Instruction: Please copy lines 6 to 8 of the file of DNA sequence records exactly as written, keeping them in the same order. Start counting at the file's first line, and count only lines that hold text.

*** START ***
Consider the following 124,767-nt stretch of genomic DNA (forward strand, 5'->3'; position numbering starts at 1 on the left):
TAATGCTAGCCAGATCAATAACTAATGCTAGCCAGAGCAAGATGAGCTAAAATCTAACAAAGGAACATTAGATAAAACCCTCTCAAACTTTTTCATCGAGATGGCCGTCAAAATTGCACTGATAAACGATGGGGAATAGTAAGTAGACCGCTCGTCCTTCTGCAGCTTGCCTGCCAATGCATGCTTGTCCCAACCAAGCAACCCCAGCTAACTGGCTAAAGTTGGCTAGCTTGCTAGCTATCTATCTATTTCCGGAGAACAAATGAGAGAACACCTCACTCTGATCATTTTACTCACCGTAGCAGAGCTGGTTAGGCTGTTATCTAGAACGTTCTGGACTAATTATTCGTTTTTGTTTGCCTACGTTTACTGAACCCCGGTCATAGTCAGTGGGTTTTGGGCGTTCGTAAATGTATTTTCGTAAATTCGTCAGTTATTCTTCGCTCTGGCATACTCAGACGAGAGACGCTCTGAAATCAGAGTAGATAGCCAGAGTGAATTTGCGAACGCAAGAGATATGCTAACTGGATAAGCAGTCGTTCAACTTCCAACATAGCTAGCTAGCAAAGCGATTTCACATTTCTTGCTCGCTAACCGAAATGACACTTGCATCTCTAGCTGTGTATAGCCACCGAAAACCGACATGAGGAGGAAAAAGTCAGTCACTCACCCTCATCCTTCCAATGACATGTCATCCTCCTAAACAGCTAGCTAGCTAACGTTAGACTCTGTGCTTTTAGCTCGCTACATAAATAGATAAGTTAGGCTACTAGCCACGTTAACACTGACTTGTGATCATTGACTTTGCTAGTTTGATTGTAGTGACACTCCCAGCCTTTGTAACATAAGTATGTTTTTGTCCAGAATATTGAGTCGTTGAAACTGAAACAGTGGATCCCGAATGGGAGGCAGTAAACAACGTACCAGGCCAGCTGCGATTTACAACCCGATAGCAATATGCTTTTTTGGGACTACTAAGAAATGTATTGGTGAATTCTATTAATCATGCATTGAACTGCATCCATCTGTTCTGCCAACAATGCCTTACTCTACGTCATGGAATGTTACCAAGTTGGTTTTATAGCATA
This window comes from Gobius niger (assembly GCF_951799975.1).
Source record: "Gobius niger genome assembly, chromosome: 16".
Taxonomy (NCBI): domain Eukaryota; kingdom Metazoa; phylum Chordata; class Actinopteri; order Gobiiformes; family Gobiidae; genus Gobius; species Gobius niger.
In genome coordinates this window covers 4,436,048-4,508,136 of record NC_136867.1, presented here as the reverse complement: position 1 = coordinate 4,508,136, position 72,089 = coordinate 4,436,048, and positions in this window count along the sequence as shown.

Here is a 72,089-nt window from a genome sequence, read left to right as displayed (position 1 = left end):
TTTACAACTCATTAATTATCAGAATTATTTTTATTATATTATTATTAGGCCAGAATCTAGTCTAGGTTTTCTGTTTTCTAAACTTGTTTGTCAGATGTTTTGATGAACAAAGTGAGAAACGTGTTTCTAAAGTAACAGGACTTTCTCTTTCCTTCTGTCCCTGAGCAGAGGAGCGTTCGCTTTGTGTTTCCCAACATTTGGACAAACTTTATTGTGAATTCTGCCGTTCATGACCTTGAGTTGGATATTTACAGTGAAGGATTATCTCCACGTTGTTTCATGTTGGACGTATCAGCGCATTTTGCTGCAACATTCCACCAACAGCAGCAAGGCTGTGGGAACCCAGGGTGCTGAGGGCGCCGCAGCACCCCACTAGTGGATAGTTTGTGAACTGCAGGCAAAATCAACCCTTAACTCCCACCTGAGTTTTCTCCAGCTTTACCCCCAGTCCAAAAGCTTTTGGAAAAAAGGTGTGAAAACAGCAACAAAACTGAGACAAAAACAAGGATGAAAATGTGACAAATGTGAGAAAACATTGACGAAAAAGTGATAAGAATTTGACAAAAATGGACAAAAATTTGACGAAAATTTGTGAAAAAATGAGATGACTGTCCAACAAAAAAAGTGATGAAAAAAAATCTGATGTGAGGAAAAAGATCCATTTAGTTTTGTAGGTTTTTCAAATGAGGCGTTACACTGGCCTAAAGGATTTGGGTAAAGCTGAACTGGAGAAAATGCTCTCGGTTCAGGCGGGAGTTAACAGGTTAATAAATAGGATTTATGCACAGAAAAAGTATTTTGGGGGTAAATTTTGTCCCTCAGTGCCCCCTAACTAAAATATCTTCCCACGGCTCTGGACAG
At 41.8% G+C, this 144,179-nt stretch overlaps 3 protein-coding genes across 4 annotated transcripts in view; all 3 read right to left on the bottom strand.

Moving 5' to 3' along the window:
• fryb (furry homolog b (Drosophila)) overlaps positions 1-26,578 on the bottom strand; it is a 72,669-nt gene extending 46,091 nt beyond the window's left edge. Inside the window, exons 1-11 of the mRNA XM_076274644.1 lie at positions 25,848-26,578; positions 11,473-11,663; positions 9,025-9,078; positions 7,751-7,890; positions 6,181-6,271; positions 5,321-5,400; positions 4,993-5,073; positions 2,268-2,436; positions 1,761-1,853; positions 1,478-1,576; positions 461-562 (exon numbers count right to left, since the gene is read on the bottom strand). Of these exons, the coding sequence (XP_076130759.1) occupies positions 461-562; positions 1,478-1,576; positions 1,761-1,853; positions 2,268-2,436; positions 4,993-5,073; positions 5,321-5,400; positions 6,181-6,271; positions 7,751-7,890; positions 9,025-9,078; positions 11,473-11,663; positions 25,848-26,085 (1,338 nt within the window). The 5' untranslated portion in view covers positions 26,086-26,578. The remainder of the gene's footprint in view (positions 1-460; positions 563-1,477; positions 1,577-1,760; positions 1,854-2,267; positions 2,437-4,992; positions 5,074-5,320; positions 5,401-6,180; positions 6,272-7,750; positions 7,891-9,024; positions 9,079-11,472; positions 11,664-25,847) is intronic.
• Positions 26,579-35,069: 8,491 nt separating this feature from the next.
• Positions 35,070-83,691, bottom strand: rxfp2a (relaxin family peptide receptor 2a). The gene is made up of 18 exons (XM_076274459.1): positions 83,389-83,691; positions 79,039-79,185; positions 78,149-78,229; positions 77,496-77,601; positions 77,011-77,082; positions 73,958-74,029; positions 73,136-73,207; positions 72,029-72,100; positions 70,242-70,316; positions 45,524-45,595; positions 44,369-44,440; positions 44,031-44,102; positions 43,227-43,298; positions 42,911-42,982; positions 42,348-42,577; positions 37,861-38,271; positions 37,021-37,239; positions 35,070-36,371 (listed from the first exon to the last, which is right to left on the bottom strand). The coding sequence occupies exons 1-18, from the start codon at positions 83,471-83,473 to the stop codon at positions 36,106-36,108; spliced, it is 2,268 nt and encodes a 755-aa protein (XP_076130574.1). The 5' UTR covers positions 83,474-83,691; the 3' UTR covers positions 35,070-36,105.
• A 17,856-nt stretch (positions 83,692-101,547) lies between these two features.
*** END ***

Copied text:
In genome coordinates this window covers 4,436,048-4,508,136 of record NC_136867.1, presented here as the reverse complement: position 1 = coordinate 4,508,136, position 72,089 = coordinate 4,436,048, and positions in this window count along the sequence as shown.

Here is a 72,089-nt window from a genome sequence, read left to right as displayed (position 1 = left end):
TTTACAACTCATTAATTATCAGAATTATTTTTATTATATTATTATTAGGCCAGAATCTAGTCTAGGTTTTCTGTTTTCTAAACTTGTTTGTCAGATGTTTTGATGAACAAAGTGAGAAACGTGTTTCTAAAGTAACAGGACTTTCTCTTTCCTTCTGTCCCTGAGCAGAGGAGCGTTCGCTTTGTGTTTCCCAACATTTGGACAAACTTTATTGTGAATTCTGCCGTTCATGACCTTGAGTTGGATATTTACAGTGAAGGATTATCTCCACGTTGTTTCATGTTGGACGTATCAGCGCATTTTGCTGCAACATTCCACCAACAGCAGCAAGGCTGTGGGAACCCAGGGTGCTGAGGGCGCCGCAGCACCCCACTAGTGGATAGTTTGTGAACTGCAGGCAAAATCAACCCTTAACTCCCACCTGAGTTTTCTCCAGCTTTACCCCCAGTCCAAAAGCTTTTGGAAAAAAGGTGTGAAAACAGCAACAAAACTGAGACAAAAACAAGGATGAAAATGTGACAAATGTGAGAAAACATTGACGAAAAAGTGATAAGAATTTGACAAAAATGGACAAAAATTTGACGAAAATTTGTGAAAAAATGAGATGACTGTCCAACAAAAAAAGTGATGAAAAAAAATCTGATGTGAGGAAAAAGATCCATTTAGTTTTGTAGGTTTTTCAAATGAGGCGTTACACTGGCCTAAAGGATTTGGGTAAAGCTGAACTGGAGAAAATGCTCTCGGTTCAGGCGGGAGTTAACAGGTTAATAAATAGGATTTATGCACAGAAAAAGTATTTTGGGGGTAAATTTTGTCCCTCAGTGCCCCCTAACTAAAATATCTTCCCACGGCTCTGGACAG